NHCH board chairman offers details about proposed Queen’s affiliation
Changing requirements by Medicare and insurance companies are putting burdens on hospitals to prove the care they provide is high quality, North Hawaii Community Hospital Board Chairman Bob Momsen said Thursday evening.
“It is increasingly difficult for a small, independent hospital to satisfy all the requirements for management systems and IT systems and prove (to) government, HMSA, Medicare the quality of care is excellent,” Momsen said at a Waimea Community Association Town Meeting. “They want to pay more for hospitals that can prove that. On our own, we will fail to do that.”
The need to find a partner to bolster the hospital’s management abilities, information technology system and financial stability led officials there to enter a nonbinding agreement with The Queen’s Medical Center to consider a formal affiliation between the two.
North Hawaii Community Hospital has been in talks for the last two years with several large health care providers, including Hawaii Health Systems Corp. and Banner Health, Momsen said.
Queen’s, he said, turned out to be the best fit.
Entering the affiliation would give Queen’s the “unilateral authority” to appoint the North Hawaii hospital board, Momsen said. On Molokai, where Queen’s has a similar partnership with Molokai General Hospital, about half of the hospital board is made up of local residents. Queen’s officials make up the remainder of that board. Momsen said he would expect to see Queen’s add several of its managers to North Hawaii’s board as well.
Queen’s would also own the hospital, its assets and its liabilities, Momsen said.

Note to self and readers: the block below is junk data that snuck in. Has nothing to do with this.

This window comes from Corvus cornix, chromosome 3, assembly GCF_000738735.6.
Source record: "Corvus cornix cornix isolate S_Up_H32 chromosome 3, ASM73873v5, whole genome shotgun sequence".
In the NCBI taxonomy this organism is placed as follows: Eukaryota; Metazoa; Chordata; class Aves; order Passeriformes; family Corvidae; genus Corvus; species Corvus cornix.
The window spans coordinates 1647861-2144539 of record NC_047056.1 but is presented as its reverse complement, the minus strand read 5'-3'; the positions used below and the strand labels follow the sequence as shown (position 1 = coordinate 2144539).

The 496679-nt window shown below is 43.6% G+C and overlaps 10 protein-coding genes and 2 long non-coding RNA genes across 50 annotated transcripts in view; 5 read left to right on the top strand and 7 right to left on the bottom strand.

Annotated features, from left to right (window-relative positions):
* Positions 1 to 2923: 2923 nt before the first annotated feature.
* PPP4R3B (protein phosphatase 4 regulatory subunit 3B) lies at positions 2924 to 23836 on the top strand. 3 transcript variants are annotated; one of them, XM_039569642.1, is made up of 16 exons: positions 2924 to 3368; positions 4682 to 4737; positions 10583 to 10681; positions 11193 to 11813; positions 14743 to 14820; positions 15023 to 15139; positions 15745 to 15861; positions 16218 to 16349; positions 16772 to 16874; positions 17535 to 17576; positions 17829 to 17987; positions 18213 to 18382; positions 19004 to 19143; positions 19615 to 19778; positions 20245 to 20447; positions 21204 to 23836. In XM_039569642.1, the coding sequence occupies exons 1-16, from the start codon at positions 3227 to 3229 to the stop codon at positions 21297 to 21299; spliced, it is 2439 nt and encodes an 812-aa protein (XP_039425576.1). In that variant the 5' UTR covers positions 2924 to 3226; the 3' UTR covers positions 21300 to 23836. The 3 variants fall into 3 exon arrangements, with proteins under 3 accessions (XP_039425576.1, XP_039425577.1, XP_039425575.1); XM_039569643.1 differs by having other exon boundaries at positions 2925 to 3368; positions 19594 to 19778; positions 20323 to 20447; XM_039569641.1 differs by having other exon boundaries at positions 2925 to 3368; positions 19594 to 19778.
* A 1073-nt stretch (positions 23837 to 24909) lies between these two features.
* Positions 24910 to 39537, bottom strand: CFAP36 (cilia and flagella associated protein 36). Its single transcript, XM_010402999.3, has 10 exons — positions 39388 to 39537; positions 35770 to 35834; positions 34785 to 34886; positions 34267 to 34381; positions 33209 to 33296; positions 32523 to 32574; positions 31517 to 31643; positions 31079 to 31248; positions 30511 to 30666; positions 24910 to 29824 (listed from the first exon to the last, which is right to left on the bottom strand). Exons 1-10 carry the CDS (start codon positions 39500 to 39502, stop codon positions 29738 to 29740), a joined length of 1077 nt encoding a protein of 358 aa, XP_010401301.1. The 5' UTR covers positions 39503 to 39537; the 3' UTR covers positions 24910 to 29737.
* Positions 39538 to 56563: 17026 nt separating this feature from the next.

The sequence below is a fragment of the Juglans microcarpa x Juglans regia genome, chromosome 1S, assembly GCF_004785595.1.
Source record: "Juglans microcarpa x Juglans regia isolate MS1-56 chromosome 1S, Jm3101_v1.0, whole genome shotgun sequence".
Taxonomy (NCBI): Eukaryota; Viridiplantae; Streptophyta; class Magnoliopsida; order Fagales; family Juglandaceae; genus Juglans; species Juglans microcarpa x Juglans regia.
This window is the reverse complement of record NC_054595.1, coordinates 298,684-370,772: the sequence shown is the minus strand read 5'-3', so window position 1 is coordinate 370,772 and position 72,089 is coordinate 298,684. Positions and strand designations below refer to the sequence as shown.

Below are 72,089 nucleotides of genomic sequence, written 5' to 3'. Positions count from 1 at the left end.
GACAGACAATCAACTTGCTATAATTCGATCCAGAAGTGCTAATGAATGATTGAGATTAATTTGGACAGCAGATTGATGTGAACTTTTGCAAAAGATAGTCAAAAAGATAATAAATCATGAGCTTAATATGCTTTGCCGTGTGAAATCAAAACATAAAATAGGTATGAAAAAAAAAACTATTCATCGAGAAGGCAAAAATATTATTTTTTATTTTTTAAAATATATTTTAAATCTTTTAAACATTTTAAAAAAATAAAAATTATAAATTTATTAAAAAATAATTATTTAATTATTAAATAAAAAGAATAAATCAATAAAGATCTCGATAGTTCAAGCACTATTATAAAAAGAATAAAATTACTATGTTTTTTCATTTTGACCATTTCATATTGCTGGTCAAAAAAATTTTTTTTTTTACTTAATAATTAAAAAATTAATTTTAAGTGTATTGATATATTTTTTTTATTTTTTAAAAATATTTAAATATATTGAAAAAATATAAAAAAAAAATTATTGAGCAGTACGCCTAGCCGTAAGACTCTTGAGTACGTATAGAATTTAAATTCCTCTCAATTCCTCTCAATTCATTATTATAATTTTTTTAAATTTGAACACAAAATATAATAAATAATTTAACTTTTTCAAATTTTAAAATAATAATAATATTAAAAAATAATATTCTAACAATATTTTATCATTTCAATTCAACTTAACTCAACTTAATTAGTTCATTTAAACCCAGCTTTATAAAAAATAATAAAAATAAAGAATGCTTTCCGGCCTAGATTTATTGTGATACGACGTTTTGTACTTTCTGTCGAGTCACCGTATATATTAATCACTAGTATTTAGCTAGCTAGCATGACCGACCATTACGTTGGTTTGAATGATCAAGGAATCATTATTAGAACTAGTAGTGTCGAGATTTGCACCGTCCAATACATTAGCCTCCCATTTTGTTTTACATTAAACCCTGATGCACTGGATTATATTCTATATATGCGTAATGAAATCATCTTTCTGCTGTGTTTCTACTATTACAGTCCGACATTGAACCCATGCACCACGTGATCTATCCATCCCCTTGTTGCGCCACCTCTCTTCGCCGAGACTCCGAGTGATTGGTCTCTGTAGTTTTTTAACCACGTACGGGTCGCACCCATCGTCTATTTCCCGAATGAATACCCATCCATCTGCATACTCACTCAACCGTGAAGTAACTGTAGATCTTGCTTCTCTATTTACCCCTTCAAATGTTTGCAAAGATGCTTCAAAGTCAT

“Their mission and our mission are virtually the same,” he said.
North Hawaii Community Hospital will end this year with improving finances, but its 350 employees still come to work each day with some concern the hospital won’t be able to make payroll, Momsen said. A partnership with the larger health system will also make recruiting doctors and other care providers easier, he added.
“There is no specialty we have too much of in our community,” he said. “We’ve had several very talented doctors we wanted to bring in and they looked at the financial stability of the hospital and said no. With Queen’s standing beside us, we’ll be able to recruit more doctors and improve the care given to the community.”
North Hawaii Community Hospital’s board is hoping to either enter a formal affiliation, or know one isn’t going to happen, by the end of this year. That’s also the hospital’s time frame in which to find a new, permanent chief executive officer.
Attendees wanted to know the partnership’s downside.
“The thing you have to understand is that Queen’s then is in charge,” Momsen said. “Depending on how well or poorly they listen to people in the community, people in the community could be upset. Theoretically we could go back to being independent. It would be very difficult to do.”
Momsen said the hospital planned several more community meetings on the proposal before finalizing anything.
“The concern that Queen’s has and the reason we can’t do the deal today, they don’t think they know yet what you want,” Momsen said. “Until they understand what the community desires and build their own relationship with the community, they aren’t going to do this. They specifically don’t want to get involved with a community whose needs they can’t meet.”